Those of us who write about books are used to receiving press releases from publishers pointing out that the writer of the book being pitched has been working on said book for what seems like an unduly long time. An author has been writing the book for 12 years, the press release may brag; another release boasts about a seven-year gestation. The intent, of course, is to wow critics and readers with the awesome, epic undertaking the writer has accomplished. Then you read the book, and you think: What took you so long? That’s not necessarily because the book’s a stinker, though. When a publicist tees up a reader’s expectation by calling attention to how long it took to write the book, it’s difficult for a writer to live up to the hype.Cash_Cover

So it’s refreshing to know that Robert Hilburn’s new biography, Johnny Cash: The Life, exacted a measly three and a half years of its author’s time. Hilburn was the chief music critic and pop music editor at the Los Angeles Times for more than three decades. Don’t let those three and a half years fool you, though: Hilburn first met Cash backstage in 1967.

Hilburn followed Cash’s career ever since that meeting, begging the Times to let him write about the musician’s 1968 Folsom Prison concert (Hilburn sensed that the man who sang “Folsom Prison Blues” would produce a memorable show there), even though he was just a freelance writer eager to get on staff at the newspaper. “We don’t want to give any space to that drug addict,” the editors told him (in 1965, Cash’s guilty mug had been splashed in hundreds of newspapers after he was caught with more than 1,000 amphetamines he bought in Ciudad Júarez, just across the border from El Paso). Hilburn pushed back and nabbed the assignment.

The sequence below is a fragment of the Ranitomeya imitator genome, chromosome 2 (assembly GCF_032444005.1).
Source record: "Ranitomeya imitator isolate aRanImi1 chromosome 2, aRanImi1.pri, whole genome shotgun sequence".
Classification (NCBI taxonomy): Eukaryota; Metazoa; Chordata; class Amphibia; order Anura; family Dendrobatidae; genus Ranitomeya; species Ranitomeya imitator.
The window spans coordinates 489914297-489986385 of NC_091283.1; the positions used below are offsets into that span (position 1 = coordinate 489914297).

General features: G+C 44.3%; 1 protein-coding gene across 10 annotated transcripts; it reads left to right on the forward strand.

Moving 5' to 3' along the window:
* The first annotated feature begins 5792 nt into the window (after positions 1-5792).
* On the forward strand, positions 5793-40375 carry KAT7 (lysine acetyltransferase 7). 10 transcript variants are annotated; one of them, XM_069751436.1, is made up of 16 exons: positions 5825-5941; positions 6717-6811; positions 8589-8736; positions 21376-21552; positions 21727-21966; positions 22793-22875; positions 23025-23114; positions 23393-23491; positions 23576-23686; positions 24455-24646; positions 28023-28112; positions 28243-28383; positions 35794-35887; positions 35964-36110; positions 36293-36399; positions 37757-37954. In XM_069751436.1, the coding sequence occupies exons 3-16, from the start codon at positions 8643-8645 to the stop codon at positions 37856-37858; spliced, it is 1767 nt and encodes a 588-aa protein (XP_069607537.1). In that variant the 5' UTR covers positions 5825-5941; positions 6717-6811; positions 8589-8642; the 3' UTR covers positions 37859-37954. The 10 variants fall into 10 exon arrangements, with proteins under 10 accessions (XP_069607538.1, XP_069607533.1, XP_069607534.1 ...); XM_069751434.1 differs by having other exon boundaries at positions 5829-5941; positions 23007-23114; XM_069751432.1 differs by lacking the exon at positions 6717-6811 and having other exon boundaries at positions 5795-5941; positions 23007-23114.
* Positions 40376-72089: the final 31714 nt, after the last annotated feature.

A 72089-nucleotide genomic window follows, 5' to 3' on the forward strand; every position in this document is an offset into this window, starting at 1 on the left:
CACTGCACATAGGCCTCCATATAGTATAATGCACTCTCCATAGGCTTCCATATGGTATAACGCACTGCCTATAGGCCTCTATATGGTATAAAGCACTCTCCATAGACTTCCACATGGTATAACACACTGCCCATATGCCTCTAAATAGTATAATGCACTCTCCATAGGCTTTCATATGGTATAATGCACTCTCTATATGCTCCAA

Hilburn packed a lot into the three and a half years of researching and writing about Cash’s life. Johnny Cash will be the definitive bio of the tortured, truculent but often generous singer. Hilburn patiently wades through Cash’s many bouts with pills and alcohol, profiling those nearest Cash about the mental and physical effects of his addiction (this book features a lot of cars overturned by Cash). He penetrates the heart of Cash’s artistry; Cash came of age at the intersection of country, rockabilly and burgeoning rock ’n’ roll at Sun Records in Memphis, Tenn.. The behind-the-scenes stories Hilburn unearths from those early days are engrossing for anyone interested in American roots music. Hilburn traveled to tiny Dyess, Ark., Cash’s cotton patch of a hometown, three times to fully sense what the singer’s upbringing was like.

 Cash didn’t appoint an authorized biographer, but Hilburn may as well be it. Several months before Cash died, Hilburn visited him and his wife, June Carter Cash, in Tennessee. “After June went to bed,” Hilburn recalls, “we stayed up and talked for a long time.” Cash was having trouble talking because of his asthma. “He kept saying, ‘I want people to know everything that happened in my life, all the stumbles, and that way they can see that I overcame them.’ ” Hilburn says. “Even if he found it difficult to tell some of the stuff, his own life was his greatest message.”

Claiborne Smith is the editor in chief of Kirkus Reviews.